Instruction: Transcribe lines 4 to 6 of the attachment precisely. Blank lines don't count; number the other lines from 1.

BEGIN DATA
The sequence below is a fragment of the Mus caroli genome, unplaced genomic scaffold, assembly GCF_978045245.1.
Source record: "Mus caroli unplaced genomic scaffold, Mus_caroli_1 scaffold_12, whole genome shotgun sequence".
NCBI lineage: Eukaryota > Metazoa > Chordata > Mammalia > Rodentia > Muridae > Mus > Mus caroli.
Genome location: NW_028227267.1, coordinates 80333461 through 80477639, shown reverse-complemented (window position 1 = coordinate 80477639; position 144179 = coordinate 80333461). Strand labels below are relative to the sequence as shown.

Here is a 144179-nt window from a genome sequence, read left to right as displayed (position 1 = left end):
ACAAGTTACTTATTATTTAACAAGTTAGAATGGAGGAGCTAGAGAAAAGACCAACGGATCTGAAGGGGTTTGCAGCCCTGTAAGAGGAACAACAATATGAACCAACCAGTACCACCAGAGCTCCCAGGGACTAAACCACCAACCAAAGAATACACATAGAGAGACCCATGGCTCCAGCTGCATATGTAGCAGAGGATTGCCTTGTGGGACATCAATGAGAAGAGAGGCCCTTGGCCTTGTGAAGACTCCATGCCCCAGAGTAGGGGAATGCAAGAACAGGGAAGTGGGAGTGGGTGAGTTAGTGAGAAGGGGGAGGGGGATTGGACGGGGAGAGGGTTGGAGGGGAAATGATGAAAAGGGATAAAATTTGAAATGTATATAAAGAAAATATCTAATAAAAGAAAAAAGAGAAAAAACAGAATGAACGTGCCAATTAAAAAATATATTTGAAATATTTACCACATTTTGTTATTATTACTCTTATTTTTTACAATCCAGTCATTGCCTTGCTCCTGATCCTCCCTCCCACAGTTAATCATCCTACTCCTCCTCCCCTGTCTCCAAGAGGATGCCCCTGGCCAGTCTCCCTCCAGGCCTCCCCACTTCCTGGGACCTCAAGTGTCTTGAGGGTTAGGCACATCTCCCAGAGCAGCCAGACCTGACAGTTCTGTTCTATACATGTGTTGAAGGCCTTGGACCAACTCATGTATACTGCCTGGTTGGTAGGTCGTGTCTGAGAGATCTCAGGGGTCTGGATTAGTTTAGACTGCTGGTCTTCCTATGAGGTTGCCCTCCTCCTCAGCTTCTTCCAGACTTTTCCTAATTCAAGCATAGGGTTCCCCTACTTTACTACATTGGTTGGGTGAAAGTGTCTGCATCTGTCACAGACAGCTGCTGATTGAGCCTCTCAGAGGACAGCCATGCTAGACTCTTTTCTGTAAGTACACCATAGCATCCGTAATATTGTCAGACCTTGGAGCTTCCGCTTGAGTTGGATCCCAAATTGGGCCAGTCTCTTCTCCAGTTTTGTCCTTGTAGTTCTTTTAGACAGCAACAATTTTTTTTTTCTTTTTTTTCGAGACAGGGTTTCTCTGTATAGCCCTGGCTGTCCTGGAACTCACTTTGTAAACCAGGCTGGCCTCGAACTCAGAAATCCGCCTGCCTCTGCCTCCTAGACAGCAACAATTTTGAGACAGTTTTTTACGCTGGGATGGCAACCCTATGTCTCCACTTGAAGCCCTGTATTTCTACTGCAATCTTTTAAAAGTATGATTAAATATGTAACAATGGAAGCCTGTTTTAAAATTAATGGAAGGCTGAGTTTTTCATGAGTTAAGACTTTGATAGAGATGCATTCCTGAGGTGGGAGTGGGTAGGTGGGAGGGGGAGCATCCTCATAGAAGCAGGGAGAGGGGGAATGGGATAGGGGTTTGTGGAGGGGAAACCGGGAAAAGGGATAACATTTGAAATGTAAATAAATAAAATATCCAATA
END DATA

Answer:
Genome location: NW_028227267.1, coordinates 80333461 through 80477639, shown reverse-complemented (window position 1 = coordinate 80477639; position 144179 = coordinate 80333461). Strand labels below are relative to the sequence as shown.

Here is a 144179-nt window from a genome sequence, read left to right as displayed (position 1 = left end):
ACAAGTTACTTATTATTTAACAAGTTAGAATGGAGGAGCTAGAGAAAAGACCAACGGATCTGAAGGGGTTTGCAGCCCTGTAAGAGGAACAACAATATGAACCAACCAGTACCACCAGAGCTCCCAGGGACTAAACCACCAACCAAAGAATACACATAGAGAGACCCATGGCTCCAGCTGCATATGTAGCAGAGGATTGCCTTGTGGGACATCAATGAGAAGAGAGGCCCTTGGCCTTGTGAAGACTCCATGCCCCAGAGTAGGGGAATGCAAGAACAGGGAAGTGGGAGTGGGTGAGTTAGTGAGAAGGGGGAGGGGGATTGGACGGGGAGAGGGTTGGAGGGGAAATGATGAAAAGGGATAAAATTTGAAATGTATATAAAGAAAATATCTAATAAAAGAAAAAAGAGAAAAAACAGAATGAACGTGCCAATTAAAAAATATATTTGAAATATTTACCACATTTTGTTATTATTACTCTTATTTTTTACAATCCAGTCATTGCCTTGCTCCTGATCCTCCCTCCCACAGTTAATCATCCTACTCCTCCTCCCCTGTCTCCAAGAGGATGCCCCTGGCCAGTCTCCCTCCAGGCCTCCCCACTTCCTGGGACCTCAAGTGTCTTGAGGGTTAGGCACATCTCCCAGAGCAGCCAGACCTGACAGTTCTGTTCTATACATGTGTTGAAGGCCTTGGACCAACTCATGTATACTGCCTGGTTGGTAGGTCGTGTCTGAGAGATCTCAGGGGTCTGGATTAGTTTAGACTGCTGGTCTTCCTATGAGGTTGCCCTCCTCCTCAGCTTCTTCCAGACTTTTCCTAATTCAAGCATAGGGTTCCCCTACTTTACTACATTGGTTGGGTGAAAGTGTCTGCATCTGTCACAGACAGCTGCTGATTGAGCCTCTCAGAGGACAGCCATGCTAGACTCTTTTCTGTAAGTACACCATAGCATCCGTAATATTGTCAGACCTTGGAGCTTCCGCTTGAGTTGGATCCCAAATTGGGCCAGTCTCTTCTCCAGTTTTGTCCTTGTAGTTCTTTTAGACAGCAACAATTTTTTTTTTCTTTTTTTTCGAGACAGGGTTTCTCTGTATAGCCCTGGCTGTCCTGGAACTCACTTTGTAAACCAGGCTGGCCTCGAACTCAGAAATCCGCCTGCCTCTGCCTCCTAGACAGCAACAATTTTGAGACAGTTTTTTACGCTGGGATGGCAACCCTATGTCTCCACTTGAAGCCCTGTATTTCTACTGCAATCTTTTAAAAGTATGATTAAATATGTAACAATGGAAGCCTGTTTTAAAATTAATGGAAGGCTGAGTTTTTCATGAGTTAAGACTTTGATAGAGATGCATTCCTGAGGTGGGAGTGGGTAGGTGGGAGGGGGAGCATCCTCATAGAAGCAGGGAGAGGGGGAATGGGATAGGGGTTTGTGGAGGGGAAACCGGGAAAAGGGATAACATTTGAAATGTAAATAAATAAAATATCCAATA